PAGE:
Indonesia Unexpectedly Posts Trade Surplus in May


Indonesia unexpectedly posted a trade surplus USD 0.21 billion in May 2019, swinging from USD 1.45 billion gap in the same month a year earlier and against market consensus of an USD 1.38 billion gap, as exports fell less than imports.

Exports from Indonesia dropped 8.99 percent from a year earlier to USD 14.74 billion in May 2019, better than market consensus of a 14.7 percent decline and after a downwardly revised 9.54 percent slide in the prior month. It was the seventh straight month of decrease in exports, as sales of non-oil and gas products fell by 6.44 percent to USD 13.63 billion and those of oil and gas plunged by 31.77 percent to USD 1.11 billion.

Compared to the previous month, exports jumped 12.42 percent, as sales non-oil and gas products rose 10.16 percent while those oil and gas surged by 50.19 percent. By categories, outbound shipments increased for mineral fuel (5.81 percent); animal/nabat fats and oils (14.97 percent); electric machinery/equipment (14.17 percent); vehicles and parts (16.17 percent), and jewelery (45.33 percent). By contrast, sales declined for ships (-68.08 percent); ore, crust and metal ash (-49.05 percent); various chemical products (-7.84 percent); pulp (-14.12 percent), and locomotive and train equipment (-74.29 percent).

Sales increased to: Japan (12.56 percent); the US (12.32 percent); China (7.27 percent); Australia (17.26 percent); Italy (33.51 percent); Malaysia (10.57 percent); Thailand (6.39 percent); Germany (5.95 percent); India (11.06 percent); Taiwan (10.07 percent); the Netherlands (12.79 percent), and Singapore (15.18 percent). Meanwhile, outbound shipment fell to South Korea (-0.32 percent).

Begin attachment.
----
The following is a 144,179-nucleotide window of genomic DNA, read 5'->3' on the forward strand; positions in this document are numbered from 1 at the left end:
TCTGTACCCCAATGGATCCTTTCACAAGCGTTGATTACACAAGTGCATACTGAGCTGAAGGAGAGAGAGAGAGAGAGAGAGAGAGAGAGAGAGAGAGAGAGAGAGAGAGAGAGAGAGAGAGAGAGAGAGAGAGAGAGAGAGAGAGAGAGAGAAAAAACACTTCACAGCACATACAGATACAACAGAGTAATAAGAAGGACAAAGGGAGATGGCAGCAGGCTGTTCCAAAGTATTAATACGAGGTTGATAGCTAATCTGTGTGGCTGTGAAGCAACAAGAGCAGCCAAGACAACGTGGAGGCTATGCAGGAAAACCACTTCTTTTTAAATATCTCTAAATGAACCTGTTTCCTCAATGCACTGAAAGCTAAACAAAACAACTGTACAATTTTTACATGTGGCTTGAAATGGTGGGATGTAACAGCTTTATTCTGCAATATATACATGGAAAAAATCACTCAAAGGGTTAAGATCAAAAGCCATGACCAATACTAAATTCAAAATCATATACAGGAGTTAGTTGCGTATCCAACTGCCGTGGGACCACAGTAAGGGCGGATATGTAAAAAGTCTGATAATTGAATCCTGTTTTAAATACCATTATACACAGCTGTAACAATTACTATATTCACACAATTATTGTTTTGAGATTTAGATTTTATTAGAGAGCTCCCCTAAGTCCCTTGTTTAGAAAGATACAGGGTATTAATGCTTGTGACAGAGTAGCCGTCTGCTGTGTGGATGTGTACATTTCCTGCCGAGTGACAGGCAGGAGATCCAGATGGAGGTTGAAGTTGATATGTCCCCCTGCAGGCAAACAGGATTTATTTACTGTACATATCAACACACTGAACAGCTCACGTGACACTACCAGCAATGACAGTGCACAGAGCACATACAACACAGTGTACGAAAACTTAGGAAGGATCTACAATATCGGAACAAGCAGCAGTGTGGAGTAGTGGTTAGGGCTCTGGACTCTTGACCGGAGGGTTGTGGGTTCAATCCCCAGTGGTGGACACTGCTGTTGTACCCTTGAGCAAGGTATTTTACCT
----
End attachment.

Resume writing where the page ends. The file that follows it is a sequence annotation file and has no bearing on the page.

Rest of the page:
Imports tumbled by 17.71 percent from a year earlier to USD 14.53 billion in May, following a downwardly revised 4.72 percent decline in the prior month. It marked the fifth straight month of yearly drop in inbound shipments near the end of the Muslim fasting month, and amid efforts from the government to reduce purchases and help manage the country's current account deficit. Purchases of oil and gas tumbled by 26.89 percent to USD 2.09 billion while those of non-oil and gas declined 15.94 percent to USD 12.44 billion.

Compared to the prior month, imports went down by 5.62 percent, with purchases of non-oil and gas decreased 5.48 percent while those of oil and gas dropped by 6.41 percent. Imports went down for both raw material (-7.82 percent) and capital goods (-1.76 percent); while consumption goods rose (5.62 percent). Among major trading partners, imports decreased from: China (-8.15 percent); Japan (-17.58 percent); South Korea (-9 percent); India (-14.49 percent); Thailand (-6.44 percent); Australia (-9 percent); Italy (-2.64 percent); Singapore (-3.44 percent), and Malaysia (-0.19 percent). Meantime, imports increased from the US (1.85 percent); Taiwan (0.33 percent); Germany (4.48 percent); and the Netherlands (4.12 percent).

Considering the first five months of the year, the trade balance recorded a deficit of USD 2.14 billion, compared with a deficit of USD 2.87 billion in the same period of 2018.
 


Indonesia Unexpectedly Posts Trade Surplus in May


Statistics Indonesia l Chusnul Ch Manan | chusnul@tradingeconomics.com
6/24/2019 10:34:59 AM